Vancouver Canucks’ General Manager Jim Benning zeroed in on a couple of areas of need this offseason with one of the most important being the right wing position with Daniel and Henrik Sedin. Benning’s solution: veteran Czech forward Radim Vrbata.
Vrbata is soft spoken and played in Arizona the last 5 seasons so most Canucks fans will be forgiven if they have only watched Vrbata play when he skated against Vancouver in recent years.
Canucks fans, however, got word of the Vrbata signing this past offseason, Googled his stats and became giddy with excitement when they saw a track record that featured multiple 20+ goal seasons on a seemingly inferior Coyotes team.
The stats are nice, but what skills does Vrbata offer on the ice that will hopefully mesh with the Sedins and translate into a successful season?
HOCKEY SMARTS TO FIND OPEN SPACE
Radim Vrbata’s most proficient season came in 2011-12 where he netted 35 goals to go along with 27 assists. The video clip above catalogues every one of his goals from that season and a few common themes emerge which shows that Vrbata will fit right in with the Sedins.
The video is not even one minute old before you begin to notice that Vrbata is always around the net. The first two goals he scores are goal mouth opportunities created because Vrbata is able to find the open space in the congested area in front of the opponent’s net.
The most encouraging aspects of Vrbata’s game come at the 1:10 and 1:25 marks of the clip. First, at 1:10, Vrbata takes part in a break out rush where he lets the play develop before making a B-line to the net with his stick on the ice. Second, Vrbata forces a turnover in the defensive zone, quickly moves the puck out to create a rush and finishes the chance with great effort down low by crashing the net.
I have outlined the style of play the Canucks will play under Willie Desjardins this season and Vrbata fits perfectly with what the Canucks’ coach will want to employ. Vrbata can play the quick transition style of game, as shown in the 1:25 clip, and has the smarts to find the open space in front. The Czech’s ability to find vacant pockets of ice plays perfectly into the Sedin’s proficiency at finding their teammates in dangerous areas from the cycle. Add in the fact he has a right-handed shot and Canucks fans will get used to seeing multiple one-time opportunities in the slot.
Vrbata also has a very active stick and lethal shot. At 2:28, Vrbata forces a turnover at his own blue line because of his active stick and at 4:00, Vrbata lets go of a howitzer from the sidewall. For good measure, at 5:55, Vrbata fires a beautiful wrist shot from the high slot that ends with the ping sound of a perfectly placed wrister.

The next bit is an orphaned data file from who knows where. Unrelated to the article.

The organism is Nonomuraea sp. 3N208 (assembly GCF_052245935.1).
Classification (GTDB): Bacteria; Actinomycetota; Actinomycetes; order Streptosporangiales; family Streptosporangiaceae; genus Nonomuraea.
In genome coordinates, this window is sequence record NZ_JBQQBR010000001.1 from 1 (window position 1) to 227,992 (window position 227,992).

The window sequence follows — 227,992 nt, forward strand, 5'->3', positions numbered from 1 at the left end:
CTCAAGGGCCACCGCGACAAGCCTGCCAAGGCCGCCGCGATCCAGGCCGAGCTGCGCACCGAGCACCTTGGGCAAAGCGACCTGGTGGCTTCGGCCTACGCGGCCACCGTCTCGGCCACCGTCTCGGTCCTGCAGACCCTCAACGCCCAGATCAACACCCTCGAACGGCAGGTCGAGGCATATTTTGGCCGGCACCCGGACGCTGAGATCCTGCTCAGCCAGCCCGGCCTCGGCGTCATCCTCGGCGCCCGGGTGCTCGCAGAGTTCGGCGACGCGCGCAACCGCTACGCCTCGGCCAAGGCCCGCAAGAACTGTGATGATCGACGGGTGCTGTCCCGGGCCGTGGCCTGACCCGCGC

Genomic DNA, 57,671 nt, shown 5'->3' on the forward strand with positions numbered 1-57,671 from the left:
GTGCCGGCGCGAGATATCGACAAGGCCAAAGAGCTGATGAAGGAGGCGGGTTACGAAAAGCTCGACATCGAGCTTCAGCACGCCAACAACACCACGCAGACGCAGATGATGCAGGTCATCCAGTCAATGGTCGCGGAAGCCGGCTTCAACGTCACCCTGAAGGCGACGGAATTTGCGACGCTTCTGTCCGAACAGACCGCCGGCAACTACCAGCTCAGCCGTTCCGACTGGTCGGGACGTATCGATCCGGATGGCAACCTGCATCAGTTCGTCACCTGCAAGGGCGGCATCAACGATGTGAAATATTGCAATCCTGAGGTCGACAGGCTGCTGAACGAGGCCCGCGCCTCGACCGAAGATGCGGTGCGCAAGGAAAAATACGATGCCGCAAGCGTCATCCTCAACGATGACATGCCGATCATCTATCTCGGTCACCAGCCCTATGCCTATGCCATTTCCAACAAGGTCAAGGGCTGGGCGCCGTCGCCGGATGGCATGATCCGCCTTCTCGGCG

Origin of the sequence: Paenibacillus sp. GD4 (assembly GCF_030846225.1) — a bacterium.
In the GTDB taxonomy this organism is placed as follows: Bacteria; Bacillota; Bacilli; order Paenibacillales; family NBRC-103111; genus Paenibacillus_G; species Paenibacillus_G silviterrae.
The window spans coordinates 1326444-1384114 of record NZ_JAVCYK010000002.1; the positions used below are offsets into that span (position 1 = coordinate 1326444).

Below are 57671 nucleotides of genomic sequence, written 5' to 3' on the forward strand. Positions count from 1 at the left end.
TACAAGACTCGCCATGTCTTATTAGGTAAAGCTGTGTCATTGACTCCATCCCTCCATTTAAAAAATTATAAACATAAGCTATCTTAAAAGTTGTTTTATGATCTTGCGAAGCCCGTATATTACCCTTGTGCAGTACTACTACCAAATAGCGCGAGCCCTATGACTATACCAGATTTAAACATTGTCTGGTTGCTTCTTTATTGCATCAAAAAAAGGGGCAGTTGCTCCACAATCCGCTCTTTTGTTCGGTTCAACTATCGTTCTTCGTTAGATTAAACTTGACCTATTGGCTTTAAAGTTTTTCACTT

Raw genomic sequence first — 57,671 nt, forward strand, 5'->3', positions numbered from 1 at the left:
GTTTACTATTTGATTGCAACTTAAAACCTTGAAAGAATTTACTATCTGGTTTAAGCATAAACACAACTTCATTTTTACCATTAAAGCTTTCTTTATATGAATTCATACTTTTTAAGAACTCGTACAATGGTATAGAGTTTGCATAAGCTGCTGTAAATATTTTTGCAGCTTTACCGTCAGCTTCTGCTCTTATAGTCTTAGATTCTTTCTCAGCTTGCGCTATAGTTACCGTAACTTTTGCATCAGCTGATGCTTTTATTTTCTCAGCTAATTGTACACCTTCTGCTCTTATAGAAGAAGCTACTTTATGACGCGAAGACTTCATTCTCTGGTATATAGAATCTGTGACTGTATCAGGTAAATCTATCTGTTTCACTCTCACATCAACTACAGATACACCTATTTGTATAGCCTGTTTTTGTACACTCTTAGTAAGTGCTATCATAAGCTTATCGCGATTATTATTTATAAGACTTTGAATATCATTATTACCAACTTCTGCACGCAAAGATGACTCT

— Sportsnet (@Sportsnet) August 6, 2014
None of Vrbata’s goals are overly pretty or jaw dropping. What is fantastic about his efforts, however, are that most come from in close or off of a very quick shot. Vrbata wastes no time when given an opportunity and he will have plenty with the Sedins feeding him the puck this season.
AH, THE SHOOTOUT
The Vancouver Canucks suck and always have sucked at the shootout. There have been some decent shootout seasons, but nothing all that great.
Jim Benning, while discussing the Vrbata signing, really harps on the Czech’s shootout ability, almost to the point where it seems that that was the key determination into whether or not to give Vrbata $5 million a year or not.
Vrbata encompasses calm, cool and collected when deking out Roberto Luongo. Vrbata also went 5/12 in shootout attempts last year, which is an indication that Vrbata will lead the Canucks in shootout efficiency this upcoming season.
Vancouver will need every point they can get in order to fight for a playoff spot. Fleeting points in shootout losses this year will mean the Canucks won’t make the playoffs.
A SELFLESS RADIM VRBATA
Radim Vrbata is 33 years old and was drafted in 1999; therefor he has a wealth of experience to offer a team that wants to get younger. But the impact of veteran leadership and what that looks like is a fickle idea especially for us media types on the outside looking in.
Nevertheless, Vrbata’s demeanour off the ice offers a glimpse into the man Vancouver has brought in to the lead the scoring charge.
Early in the interview, Vrbata similarly breaks down his game to the way I have previously: he likes to get open and play off his linemates.
The key aspect of Vrbata’s own admission of his style of play is his selflessness. He mentions he doesn’t beat players one on one, an indication of holding onto the puck too long, but rather tries to get open and offer passing or shooting lanes for his teammates.
Vrbata is not overly boisterous either, so his leadership will come in the form of a lead by example rather than the “rah rah” locker room speaker. A selfless, play off the puck attitude is a welcome change to the style of hockey a certain former #17 exhibited in previous seasons for the Canucks.
Radim Vrbata’s ability to get open and quick shot will fit right into the style of hockey the Sedins play, and his quick stick will create fast break transition opportunities akin to what Willie Desjardins will want to deploy. Jim Benning signed a forward that has the skillset and intangibles to mesh well with what the Canucks want to do this season.
Andrew Jow is an English student at Simon Fraser University where he covered the SFU Men’s Hockey team. Andrew is a Vancouver native and covers all things NHL for The Hockey Writers. Follow him on Twitter @MadJowDisease